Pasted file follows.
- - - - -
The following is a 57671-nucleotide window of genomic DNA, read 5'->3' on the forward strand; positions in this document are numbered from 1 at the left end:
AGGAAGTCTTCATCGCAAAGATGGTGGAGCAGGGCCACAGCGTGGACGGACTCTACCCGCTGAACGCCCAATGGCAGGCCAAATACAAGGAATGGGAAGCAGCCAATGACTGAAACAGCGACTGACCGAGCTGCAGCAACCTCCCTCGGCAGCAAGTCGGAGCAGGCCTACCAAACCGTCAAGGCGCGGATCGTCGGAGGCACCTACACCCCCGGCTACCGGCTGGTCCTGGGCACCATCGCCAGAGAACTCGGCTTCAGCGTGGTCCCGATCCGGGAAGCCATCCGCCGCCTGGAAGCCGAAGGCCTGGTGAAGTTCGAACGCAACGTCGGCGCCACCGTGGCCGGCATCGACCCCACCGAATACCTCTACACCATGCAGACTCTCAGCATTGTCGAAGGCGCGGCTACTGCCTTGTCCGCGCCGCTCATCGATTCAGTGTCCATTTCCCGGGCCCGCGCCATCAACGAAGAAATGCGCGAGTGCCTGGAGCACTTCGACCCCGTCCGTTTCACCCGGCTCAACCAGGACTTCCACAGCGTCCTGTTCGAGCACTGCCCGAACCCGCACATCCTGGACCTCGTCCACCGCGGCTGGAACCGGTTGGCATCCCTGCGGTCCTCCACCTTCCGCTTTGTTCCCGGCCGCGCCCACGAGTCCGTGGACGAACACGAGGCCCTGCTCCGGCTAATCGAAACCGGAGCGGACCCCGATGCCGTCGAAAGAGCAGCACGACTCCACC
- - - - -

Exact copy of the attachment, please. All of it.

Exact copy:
The following is a 57671-nucleotide window of genomic DNA, read 5'->3' on the forward strand; positions in this document are numbered from 1 at the left end:
AGGAAGTCTTCATCGCAAAGATGGTGGAGCAGGGCCACAGCGTGGACGGACTCTACCCGCTGAACGCCCAATGGCAGGCCAAATACAAGGAATGGGAAGCAGCCAATGACTGAAACAGCGACTGACCGAGCTGCAGCAACCTCCCTCGGCAGCAAGTCGGAGCAGGCCTACCAAACCGTCAAGGCGCGGATCGTCGGAGGCACCTACACCCCCGGCTACCGGCTGGTCCTGGGCACCATCGCCAGAGAACTCGGCTTCAGCGTGGTCCCGATCCGGGAAGCCATCCGCCGCCTGGAAGCCGAAGGCCTGGTGAAGTTCGAACGCAACGTCGGCGCCACCGTGGCCGGCATCGACCCCACCGAATACCTCTACACCATGCAGACTCTCAGCATTGTCGAAGGCGCGGCTACTGCCTTGTCCGCGCCGCTCATCGATTCAGTGTCCATTTCCCGGGCCCGCGCCATCAACGAAGAAATGCGCGAGTGCCTGGAGCACTTCGACCCCGTCCGTTTCACCCGGCTCAACCAGGACTTCCACAGCGTCCTGTTCGAGCACTGCCCGAACCCGCACATCCTGGACCTCGTCCACCGCGGCTGGAACCGGTTGGCATCCCTGCGGTCCTCCACCTTCCGCTTTGTTCCCGGCCGCGCCCACGAGTCCGTGGACGAACACGAGGCCCTGCTCCGGCTAATCGAAACCGGAGCGGACCCCGATGCCGTCGAAAGAGCAGCACGACTCCACC